Six ways to dodge fuel price shock
MONEYWEB’S Adriaan Kruger warns conservative estimates show SA fuel prices may hit R17,30 per litre at the end of this year and he predicts the petrol price could hit R20 per litre before December 2019.
This assumes an average oil price of $100 and an exchange rate of $13,20, as well as increases of around 10% in all the different taxes, levies, transport cost and industry margins, South African fuel prices can increase to above R20 per litre before the end of next year.
This means an average 40-litre tank of a small car will cost R800 to fill and that big double cabs and SUVs we love to drive, which give about 8 km/litre in town, will drink some R2,40 worth of fuel for every 1 000 metres driven between the lights, and not much less while the engine is idling.
Wheels recently visited the Total Island View Terminal and Lubes Manufacturing Plant in Durban harbour to hear at the source of most of SA’s fuel how the truck drivers, who deliver the stuff, get more out of each litre.
Here are their six tricks of the road to save fuel:
Drive on the rev counter
In a diesel, keep the needle at about 2 000 rpm or lower. In a petrol vehicle, try to stay under 3 500 rpm. This means pulling off slowly and never flooring the go-faster pedal.
Don’t touch the brake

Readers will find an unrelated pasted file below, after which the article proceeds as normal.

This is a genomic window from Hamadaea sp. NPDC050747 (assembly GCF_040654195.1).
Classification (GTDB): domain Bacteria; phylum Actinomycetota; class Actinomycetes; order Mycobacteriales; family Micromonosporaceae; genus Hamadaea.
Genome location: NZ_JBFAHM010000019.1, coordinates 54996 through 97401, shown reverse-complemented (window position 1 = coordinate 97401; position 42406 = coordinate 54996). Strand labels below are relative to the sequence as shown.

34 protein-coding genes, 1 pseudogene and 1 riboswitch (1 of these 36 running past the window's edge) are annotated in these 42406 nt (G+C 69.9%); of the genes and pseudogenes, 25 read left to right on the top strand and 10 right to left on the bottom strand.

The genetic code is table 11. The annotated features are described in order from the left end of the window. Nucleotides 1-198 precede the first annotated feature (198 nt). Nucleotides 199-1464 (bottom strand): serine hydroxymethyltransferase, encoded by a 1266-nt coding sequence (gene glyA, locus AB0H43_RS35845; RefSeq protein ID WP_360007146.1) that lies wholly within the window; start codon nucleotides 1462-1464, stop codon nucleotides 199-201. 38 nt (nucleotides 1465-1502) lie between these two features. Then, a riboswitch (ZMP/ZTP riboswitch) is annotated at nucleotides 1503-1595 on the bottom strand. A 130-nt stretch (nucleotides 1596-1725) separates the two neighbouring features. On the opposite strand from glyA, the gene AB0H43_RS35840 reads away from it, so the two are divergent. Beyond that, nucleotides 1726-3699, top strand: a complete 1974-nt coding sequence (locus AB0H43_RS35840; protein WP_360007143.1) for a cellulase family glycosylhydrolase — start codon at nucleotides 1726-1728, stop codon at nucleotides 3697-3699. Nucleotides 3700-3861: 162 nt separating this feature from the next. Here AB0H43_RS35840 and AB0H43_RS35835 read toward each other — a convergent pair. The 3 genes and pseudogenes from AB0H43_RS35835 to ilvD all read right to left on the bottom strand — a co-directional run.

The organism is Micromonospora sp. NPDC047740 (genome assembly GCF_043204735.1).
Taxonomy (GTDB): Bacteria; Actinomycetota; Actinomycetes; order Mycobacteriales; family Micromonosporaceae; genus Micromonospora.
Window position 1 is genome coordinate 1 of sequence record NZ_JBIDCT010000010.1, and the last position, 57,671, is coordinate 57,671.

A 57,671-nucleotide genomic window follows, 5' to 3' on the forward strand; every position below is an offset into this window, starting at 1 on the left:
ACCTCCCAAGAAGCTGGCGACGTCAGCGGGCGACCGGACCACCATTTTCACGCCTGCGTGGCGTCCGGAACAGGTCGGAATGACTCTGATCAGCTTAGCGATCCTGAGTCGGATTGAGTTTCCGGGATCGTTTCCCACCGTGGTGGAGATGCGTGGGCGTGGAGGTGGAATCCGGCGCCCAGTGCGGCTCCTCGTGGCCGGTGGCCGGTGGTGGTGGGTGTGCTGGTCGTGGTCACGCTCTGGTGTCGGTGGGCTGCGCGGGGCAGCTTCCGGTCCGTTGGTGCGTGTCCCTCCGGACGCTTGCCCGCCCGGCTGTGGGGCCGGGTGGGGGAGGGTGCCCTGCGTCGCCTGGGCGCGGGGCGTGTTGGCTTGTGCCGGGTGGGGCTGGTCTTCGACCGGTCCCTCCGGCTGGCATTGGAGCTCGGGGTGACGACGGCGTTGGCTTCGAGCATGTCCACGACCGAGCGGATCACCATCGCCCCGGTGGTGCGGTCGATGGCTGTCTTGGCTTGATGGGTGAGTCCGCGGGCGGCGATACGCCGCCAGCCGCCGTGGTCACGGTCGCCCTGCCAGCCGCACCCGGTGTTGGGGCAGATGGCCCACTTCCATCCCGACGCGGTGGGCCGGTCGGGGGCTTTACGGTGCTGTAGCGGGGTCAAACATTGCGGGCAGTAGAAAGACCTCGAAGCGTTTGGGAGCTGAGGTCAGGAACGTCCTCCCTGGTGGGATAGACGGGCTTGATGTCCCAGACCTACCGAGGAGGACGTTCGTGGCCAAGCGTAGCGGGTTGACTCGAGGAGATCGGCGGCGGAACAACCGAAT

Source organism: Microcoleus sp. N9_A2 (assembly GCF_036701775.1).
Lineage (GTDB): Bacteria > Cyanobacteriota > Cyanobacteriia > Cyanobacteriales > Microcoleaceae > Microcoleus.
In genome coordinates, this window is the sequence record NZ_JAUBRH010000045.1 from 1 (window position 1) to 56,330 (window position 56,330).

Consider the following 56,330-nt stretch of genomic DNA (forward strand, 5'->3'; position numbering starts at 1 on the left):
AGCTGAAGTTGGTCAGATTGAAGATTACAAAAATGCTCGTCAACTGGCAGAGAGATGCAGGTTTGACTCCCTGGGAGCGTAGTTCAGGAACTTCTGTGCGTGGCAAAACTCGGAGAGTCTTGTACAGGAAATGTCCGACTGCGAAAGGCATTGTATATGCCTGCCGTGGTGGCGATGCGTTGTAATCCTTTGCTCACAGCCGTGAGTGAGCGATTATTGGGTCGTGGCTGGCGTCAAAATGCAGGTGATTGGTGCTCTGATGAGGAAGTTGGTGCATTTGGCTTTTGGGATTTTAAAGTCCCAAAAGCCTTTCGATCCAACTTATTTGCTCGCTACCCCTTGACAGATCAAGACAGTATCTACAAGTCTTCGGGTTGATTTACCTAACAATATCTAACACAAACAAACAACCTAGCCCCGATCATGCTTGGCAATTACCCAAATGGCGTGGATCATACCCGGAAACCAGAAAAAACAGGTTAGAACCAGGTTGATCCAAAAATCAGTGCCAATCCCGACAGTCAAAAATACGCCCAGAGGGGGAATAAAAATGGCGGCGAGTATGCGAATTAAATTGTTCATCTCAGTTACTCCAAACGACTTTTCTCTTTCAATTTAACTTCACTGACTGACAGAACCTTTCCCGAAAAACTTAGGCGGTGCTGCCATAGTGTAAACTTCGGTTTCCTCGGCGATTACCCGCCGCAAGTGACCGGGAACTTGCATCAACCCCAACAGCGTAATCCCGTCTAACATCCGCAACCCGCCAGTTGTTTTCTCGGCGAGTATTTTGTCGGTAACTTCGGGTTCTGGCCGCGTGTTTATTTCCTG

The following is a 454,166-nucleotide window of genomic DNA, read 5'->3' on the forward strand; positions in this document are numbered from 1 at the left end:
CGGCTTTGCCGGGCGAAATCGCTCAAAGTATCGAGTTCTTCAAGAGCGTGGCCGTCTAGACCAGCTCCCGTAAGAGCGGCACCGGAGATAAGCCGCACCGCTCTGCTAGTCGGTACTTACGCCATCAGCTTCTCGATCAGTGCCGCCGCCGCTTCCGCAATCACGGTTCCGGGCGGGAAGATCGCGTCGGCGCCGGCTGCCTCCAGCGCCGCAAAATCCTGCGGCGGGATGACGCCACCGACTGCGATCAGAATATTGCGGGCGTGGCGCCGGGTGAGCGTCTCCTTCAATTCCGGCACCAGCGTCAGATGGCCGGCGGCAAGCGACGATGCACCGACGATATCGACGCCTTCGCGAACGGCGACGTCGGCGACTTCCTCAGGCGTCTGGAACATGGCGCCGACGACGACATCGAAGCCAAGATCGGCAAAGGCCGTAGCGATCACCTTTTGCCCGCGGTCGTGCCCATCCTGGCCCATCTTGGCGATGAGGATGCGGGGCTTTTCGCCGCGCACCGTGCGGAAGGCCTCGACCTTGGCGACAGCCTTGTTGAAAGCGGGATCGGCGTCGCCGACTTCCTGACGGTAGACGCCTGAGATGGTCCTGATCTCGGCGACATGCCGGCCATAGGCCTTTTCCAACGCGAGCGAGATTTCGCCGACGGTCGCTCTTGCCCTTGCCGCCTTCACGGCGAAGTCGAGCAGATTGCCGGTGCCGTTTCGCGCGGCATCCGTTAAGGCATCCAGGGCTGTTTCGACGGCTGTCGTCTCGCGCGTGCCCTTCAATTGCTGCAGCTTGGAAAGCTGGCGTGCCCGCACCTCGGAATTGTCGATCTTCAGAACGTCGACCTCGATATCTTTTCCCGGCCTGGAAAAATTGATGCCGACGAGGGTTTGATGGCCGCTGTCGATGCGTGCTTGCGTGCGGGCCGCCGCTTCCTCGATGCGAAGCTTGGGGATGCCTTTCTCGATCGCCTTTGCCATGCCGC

Truckers only use the brake to come to a complete stop. For the rest its “bad drivers brake, good drivers regulate”.
Keep the oil fresh
Rub your palms fast and feel how soon the heat builds up. Now add some hand lotion and feel the difference. Friction in the engine works the same, and to understand why the lubricants must be clean, add a pinch of sand or metal shavings to your lotion and rub again ...
More speed means less money
The faster you drive, the denser the invisible wall of air becomes that the car has to punch through. Going slower means less air resistance and using a lot less fuel, saving you money.
Keep calm and carry on
Attitude is 80% of fuel consumption. Smile and make room for those who want to waste their fuel by racing to point B.
Think out of the car box
Car pool groups, scooters and electric bicycles are proven means to turn the fuel price into something other people worry about.
A Total driver busy filling one of 2 800 bowsers that tank up every month at the Island View Terminal in Durban harbour.